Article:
Molecular and Cellular Biochemistry

, Volume 413, Issue 1–2, pp 199–215 | Cite as

Oxidative stress does not play a primary role in the toxicity induced with clinical doses of doxorubicin in myocardial H9c2 cells

  • Tareck Rharass
  • Adam Gbankoto
  • Christophe Canal
  • Gizem Kurşunluoğlu
  • Amandine Bijoux
  • Daniela Panáková
  • Anne-Cécile Ribou


The implication of oxidative stress as primary mechanism inducing doxorubicin (DOX) cardiotoxicity is still questionable as many in vitro studies implied supra-clinical drug doses or unreliable methodologies for reactive oxygen species (ROS) detection. The aim of this study was to clarify whether oxidative stress is involved in compliance with the conditions of clinical use of DOX, and using reliable tools for ROS detection. We examined the cytotoxic mechanisms of 2 μM DOX 1 day after the beginning of the treatment in differentiated H9c2 rat embryonic cardiac cells. Cells were exposed for 2 or 24 h with DOX to mimic a single chronic dosage or to favor accumulation, respectively. We found that apoptosis was prevalent in cells exposed for a short period with DOX: cells showed typical hallmarks as loss of anchorage ability, mitochondrial hyperpolarization followed by the collapse of mitochondrial activity, and nuclear condensation. Increasing the exposure period favored a shift to necrosis as the cells preferentially exhibited early DNA impairment and nuclear swelling. In either case, measuring the fluorescence lifetime of 1-pyrenebutyric acid or the intensities of dihydroethidium or amplex red showed a consistent pattern in ROS production which was a slight increased level far from representative of an oxidative stress. Moreover, pre-treatment with dexrazoxane provided a cytoprotective effect although it failed to detoxify ROS. Our data support that oxidative stress is unlikely to be the primary mechanism of DOX cardiac toxicity in vitro.


Apoptosis Cardiotoxicity Dexrazoxane Doxorubicin Necrosis Oxidative stress 



This paper is dedicated to the memory of our friend and colleague Jean Vigo who passed away in July 2015. His enthusiasm and tireless activity on improving instruments for fluorescence lifetime detection will remain a model. We would like to thank Christoph Grunau for proof reading the article. This work was supported by funds from the French “Ligue Nationale Contre le Cancer” (Comités des Pyrénées-Orientales et du Gard) to T.R., A.G., C.C., A.B., J.V. and A.C.R., the ERASMUS program to G.K., and by Helmholtz Young Investigator Program to T.R. and D.P.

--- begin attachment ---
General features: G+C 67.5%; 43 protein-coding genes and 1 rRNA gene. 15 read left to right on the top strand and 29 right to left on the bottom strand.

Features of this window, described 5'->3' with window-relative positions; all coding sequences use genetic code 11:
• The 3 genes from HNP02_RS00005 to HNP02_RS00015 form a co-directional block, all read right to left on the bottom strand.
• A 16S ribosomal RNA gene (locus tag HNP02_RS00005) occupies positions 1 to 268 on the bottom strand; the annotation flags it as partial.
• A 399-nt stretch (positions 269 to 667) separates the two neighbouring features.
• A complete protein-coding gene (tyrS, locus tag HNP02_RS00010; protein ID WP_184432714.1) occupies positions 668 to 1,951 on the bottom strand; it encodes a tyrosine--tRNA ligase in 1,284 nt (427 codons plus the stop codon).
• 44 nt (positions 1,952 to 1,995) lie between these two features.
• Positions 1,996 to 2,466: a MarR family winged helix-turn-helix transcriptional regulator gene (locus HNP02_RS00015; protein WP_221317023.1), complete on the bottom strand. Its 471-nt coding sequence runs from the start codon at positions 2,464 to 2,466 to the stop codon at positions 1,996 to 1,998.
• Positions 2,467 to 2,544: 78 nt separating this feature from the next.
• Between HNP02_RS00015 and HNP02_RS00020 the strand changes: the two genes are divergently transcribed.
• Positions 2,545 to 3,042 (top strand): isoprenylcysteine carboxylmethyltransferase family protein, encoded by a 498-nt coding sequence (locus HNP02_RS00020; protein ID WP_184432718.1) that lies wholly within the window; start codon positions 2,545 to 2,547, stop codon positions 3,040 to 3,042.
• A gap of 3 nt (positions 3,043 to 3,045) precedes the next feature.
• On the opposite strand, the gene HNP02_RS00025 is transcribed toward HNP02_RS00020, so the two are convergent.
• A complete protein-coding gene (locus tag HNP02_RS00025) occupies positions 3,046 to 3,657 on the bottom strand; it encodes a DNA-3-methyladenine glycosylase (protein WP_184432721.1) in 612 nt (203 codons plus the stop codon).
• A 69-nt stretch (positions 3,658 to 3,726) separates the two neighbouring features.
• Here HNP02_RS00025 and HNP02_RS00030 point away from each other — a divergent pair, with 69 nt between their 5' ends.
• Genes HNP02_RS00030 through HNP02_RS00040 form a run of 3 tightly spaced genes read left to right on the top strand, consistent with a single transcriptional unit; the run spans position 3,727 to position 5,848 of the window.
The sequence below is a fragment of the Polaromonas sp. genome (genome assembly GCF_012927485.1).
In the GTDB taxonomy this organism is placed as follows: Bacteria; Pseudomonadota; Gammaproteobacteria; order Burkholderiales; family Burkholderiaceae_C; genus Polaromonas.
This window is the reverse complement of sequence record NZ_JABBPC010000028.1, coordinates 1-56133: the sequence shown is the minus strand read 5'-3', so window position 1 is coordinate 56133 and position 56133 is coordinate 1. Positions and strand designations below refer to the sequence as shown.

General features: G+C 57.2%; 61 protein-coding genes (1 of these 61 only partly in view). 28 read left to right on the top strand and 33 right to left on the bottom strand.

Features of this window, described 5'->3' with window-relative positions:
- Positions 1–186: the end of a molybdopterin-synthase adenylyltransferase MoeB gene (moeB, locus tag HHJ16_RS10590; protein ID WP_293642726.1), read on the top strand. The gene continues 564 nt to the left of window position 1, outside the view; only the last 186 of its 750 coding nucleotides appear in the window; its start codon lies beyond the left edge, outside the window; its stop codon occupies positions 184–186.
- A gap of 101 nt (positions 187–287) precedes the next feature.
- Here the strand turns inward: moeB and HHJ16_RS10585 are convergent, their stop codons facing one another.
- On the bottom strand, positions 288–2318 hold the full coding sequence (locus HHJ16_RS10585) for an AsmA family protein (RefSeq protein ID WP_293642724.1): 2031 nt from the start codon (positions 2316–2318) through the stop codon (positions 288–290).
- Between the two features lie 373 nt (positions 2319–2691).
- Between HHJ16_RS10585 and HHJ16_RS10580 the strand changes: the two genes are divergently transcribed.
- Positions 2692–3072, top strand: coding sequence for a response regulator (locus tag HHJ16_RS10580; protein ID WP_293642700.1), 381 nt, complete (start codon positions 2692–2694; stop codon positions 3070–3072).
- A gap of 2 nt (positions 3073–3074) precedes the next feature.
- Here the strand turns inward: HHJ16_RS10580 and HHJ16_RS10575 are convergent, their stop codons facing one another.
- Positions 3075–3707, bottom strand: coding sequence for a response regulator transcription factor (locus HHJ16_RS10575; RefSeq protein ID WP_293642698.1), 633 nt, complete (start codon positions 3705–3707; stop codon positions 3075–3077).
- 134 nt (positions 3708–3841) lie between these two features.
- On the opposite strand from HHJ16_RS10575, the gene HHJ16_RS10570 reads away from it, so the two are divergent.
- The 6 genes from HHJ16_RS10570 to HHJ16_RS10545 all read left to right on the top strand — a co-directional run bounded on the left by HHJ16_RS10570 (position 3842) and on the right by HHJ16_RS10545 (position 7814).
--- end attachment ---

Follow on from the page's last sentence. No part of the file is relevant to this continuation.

Compliance with ethical standards

Conflict of interest

The authors declare that they have no conflict of interest.

Supplementary material

11010_2016_2653_MOESM1_ESM.pdf (685 kb)
Supplementary material 1 (PDF 684 kb)
11010_2016_2653_MOESM2_ESM.pdf (4 kb)
Supplementary material 2 (PDF 4 kb)


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Copyright information

© Springer Science+Business Media New York 2016

Authors and Affiliations

  • Tareck Rharass
    • 1
    • 2
  • Adam Gbankoto
    • 3
  • Christophe Canal
    • 1
  • Gizem Kurşunluoğlu
    • 4
  • Amandine Bijoux
    • 1
  • Daniela Panáková
    • 2
  • Anne-Cécile Ribou
    • 1
    • 5
  1. 1.Institute of Modeling and Analysis in Geo-Environmental and Health (IMAGES_ESPACE-DEV)University of Perpignan Via DomitiaPerpignanFrance
  2. 2.Electrochemical Signaling in Development and DiseaseMax-Delbrück-Center for Molecular Medicine (MDC)Berlin-BuchGermany
  3. 3.Department of Animal Physiology, Faculty of Sciences and TechnicsUniversity of Abomey-CalaviCotonouBenin
  4. 4.Department of ChemistryDokuz Eylül UniversityIzmirTurkey
  5. 5.ESPACE-DEV, UMR UG UA UM IRDMontpellierFrance

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